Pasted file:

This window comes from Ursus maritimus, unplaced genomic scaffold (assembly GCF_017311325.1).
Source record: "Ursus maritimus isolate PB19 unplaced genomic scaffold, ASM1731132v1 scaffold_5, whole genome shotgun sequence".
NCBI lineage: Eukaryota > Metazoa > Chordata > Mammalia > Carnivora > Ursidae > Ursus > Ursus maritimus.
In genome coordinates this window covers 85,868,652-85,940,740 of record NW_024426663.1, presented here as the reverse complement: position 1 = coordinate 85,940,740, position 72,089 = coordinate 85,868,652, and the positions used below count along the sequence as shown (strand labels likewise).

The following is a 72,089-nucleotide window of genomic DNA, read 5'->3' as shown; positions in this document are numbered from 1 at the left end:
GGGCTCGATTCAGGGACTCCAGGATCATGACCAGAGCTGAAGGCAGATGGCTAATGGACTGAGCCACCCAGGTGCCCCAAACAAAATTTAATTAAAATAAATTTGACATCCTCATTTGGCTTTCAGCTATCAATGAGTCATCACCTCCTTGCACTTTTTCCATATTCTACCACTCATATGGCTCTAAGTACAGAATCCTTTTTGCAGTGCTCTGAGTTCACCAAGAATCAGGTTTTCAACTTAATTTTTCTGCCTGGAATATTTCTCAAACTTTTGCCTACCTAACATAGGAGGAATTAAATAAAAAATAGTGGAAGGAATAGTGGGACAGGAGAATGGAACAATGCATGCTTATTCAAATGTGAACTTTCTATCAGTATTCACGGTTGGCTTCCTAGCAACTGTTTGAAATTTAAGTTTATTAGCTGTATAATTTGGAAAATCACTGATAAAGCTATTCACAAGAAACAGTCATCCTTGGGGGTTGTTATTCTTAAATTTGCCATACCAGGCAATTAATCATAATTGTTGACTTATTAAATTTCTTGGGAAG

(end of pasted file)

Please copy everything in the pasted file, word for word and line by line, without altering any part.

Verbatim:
This window comes from Ursus maritimus, unplaced genomic scaffold (assembly GCF_017311325.1).
Source record: "Ursus maritimus isolate PB19 unplaced genomic scaffold, ASM1731132v1 scaffold_5, whole genome shotgun sequence".
NCBI lineage: Eukaryota > Metazoa > Chordata > Mammalia > Carnivora > Ursidae > Ursus > Ursus maritimus.
In genome coordinates this window covers 85,868,652-85,940,740 of record NW_024426663.1, presented here as the reverse complement: position 1 = coordinate 85,940,740, position 72,089 = coordinate 85,868,652, and the positions used below count along the sequence as shown (strand labels likewise).

The following is a 72,089-nucleotide window of genomic DNA, read 5'->3' as shown; positions in this document are numbered from 1 at the left end:
GGGCTCGATTCAGGGACTCCAGGATCATGACCAGAGCTGAAGGCAGATGGCTAATGGACTGAGCCACCCAGGTGCCCCAAACAAAATTTAATTAAAATAAATTTGACATCCTCATTTGGCTTTCAGCTATCAATGAGTCATCACCTCCTTGCACTTTTTCCATATTCTACCACTCATATGGCTCTAAGTACAGAATCCTTTTTGCAGTGCTCTGAGTTCACCAAGAATCAGGTTTTCAACTTAATTTTTCTGCCTGGAATATTTCTCAAACTTTTGCCTACCTAACATAGGAGGAATTAAATAAAAAATAGTGGAAGGAATAGTGGGACAGGAGAATGGAACAATGCATGCTTATTCAAATGTGAACTTTCTATCAGTATTCACGGTTGGCTTCCTAGCAACTGTTTGAAATTTAAGTTTATTAGCTGTATAATTTGGAAAATCACTGATAAAGCTATTCACAAGAAACAGTCATCCTTGGGGGTTGTTATTCTTAAATTTGCCATACCAGGCAATTAATCATAATTGTTGACTTATTAAATTTCTTGGGAAG